There are no rules that determine how much money a nonprofit organization can spend on management, general administration and fundraising. However, a nonprofit must disclose that information on Form 990 with its income tax return, which is public information. Charitable watchdog groups rate nonprofit charities based on the amount of money they spend on their core programs and services versus other expenses. A low rating from a watchdog group might discourage potential donors from giving to an organization.
Charity Navigator Ratings
Charity Navigator rates nonprofits based on the amount of money they spend on management and general expenses. A nonprofit scores a zero out of 10, the lowest possible score, if it spends 30 percent or more of its revenue on management. Spending 25 percent to 30 percent scores a 2.5; 20 percent to 25 percent is a 5; 15 percent to 20 percent scores a 7.5; and 10 percent to 15 percent gets the top score of 10.
Some types of nonprofits might be expected to have higher or lower management and administrative expenses than the norm. For example, expensive collections and property that needs to be kept up and expanded usually results in museums having higher than expected management and administrative expenses. Food banks, food pantries and other food distribution organizations should have lower management and administrative expenses because they don't deal in cash and there's relatively little overhead.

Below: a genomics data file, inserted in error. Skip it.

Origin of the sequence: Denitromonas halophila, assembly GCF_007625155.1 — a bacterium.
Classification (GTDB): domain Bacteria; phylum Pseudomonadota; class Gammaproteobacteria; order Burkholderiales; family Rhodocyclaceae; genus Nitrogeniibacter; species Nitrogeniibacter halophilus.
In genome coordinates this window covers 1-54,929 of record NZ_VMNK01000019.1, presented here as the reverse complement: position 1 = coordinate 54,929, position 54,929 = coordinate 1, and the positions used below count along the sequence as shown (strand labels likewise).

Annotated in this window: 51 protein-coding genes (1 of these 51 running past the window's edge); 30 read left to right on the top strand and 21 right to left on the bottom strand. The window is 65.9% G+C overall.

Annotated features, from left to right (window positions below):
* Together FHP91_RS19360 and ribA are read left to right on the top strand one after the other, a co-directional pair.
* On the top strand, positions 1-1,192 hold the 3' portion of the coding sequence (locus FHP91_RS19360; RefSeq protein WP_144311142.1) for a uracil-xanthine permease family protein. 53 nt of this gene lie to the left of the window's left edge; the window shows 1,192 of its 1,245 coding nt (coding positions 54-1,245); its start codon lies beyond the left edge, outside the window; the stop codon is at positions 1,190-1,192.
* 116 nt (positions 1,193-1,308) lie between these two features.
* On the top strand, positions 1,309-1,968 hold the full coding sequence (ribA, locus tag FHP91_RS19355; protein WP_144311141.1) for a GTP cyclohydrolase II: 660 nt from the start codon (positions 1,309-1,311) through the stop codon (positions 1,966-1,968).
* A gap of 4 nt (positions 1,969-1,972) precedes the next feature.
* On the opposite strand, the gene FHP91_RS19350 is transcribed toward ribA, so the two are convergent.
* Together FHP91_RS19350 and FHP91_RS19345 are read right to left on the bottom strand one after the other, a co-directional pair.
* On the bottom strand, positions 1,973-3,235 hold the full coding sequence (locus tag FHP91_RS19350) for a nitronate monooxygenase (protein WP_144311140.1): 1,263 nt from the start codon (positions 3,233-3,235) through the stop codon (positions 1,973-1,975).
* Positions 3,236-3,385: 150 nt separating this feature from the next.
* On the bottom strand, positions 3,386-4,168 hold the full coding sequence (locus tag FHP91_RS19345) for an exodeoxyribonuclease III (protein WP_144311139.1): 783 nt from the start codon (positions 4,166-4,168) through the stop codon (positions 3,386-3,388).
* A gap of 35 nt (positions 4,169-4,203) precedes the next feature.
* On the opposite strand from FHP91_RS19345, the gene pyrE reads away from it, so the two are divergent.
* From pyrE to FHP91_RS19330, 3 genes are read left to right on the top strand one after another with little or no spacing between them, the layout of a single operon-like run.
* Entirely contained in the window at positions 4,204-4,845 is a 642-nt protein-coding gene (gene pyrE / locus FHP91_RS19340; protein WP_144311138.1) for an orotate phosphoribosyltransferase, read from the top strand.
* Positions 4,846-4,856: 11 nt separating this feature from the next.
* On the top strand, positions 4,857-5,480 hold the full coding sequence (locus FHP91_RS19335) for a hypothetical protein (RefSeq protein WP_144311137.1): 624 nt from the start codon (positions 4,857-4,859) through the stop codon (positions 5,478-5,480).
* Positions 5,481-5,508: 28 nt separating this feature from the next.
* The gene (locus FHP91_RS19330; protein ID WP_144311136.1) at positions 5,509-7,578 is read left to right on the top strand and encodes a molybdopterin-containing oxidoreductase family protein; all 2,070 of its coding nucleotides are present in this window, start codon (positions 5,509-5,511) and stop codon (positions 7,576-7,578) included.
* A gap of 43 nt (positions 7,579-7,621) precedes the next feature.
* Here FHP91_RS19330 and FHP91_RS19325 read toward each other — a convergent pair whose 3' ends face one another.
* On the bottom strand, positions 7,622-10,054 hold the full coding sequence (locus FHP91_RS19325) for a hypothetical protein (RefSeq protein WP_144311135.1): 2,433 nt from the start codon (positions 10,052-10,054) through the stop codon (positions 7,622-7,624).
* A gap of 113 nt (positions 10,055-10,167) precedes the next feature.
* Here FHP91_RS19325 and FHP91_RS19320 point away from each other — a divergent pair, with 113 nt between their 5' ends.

According to CharityWatch, spending up to 40 percent on fundraising, management and administration is reasonable for most nonprofits. However, spending 40 percent would earn the nonprofit a grade of "C." Nonprofits that CharityWatch regards as highly efficient earn a grade of "A." These organizations spend 25 percent or less of their budgets on fundraising, management and administration.
The website SeriousGivers places nonprofits into three groups: green zone, yellow zone and red zone. The red zone is for nonprofits that spend more than 50 percent on fundraising and management. The green zone is for nonprofits that spend between 20 percent and 30 percent. There are two yellow zones. The first is for nonprofits that spend between 40 and 50 percent. The second is for those that spend between zero and 20 percent on fundraising and management. SeriousGivers believes that extremely low spending deserves a second look because all nonprofits have necessary fundraising and management expenses.
Steve McDonnell's experience running businesses and launching companies complements his technical expertise in information, technology and human resources. He earned a degree in computer science from Dartmouth College, served on the WorldatWork editorial board, blogged for the Spotfire Business Intelligence blog and has published books and book chapters for International Human Resource Information Management and Westlaw.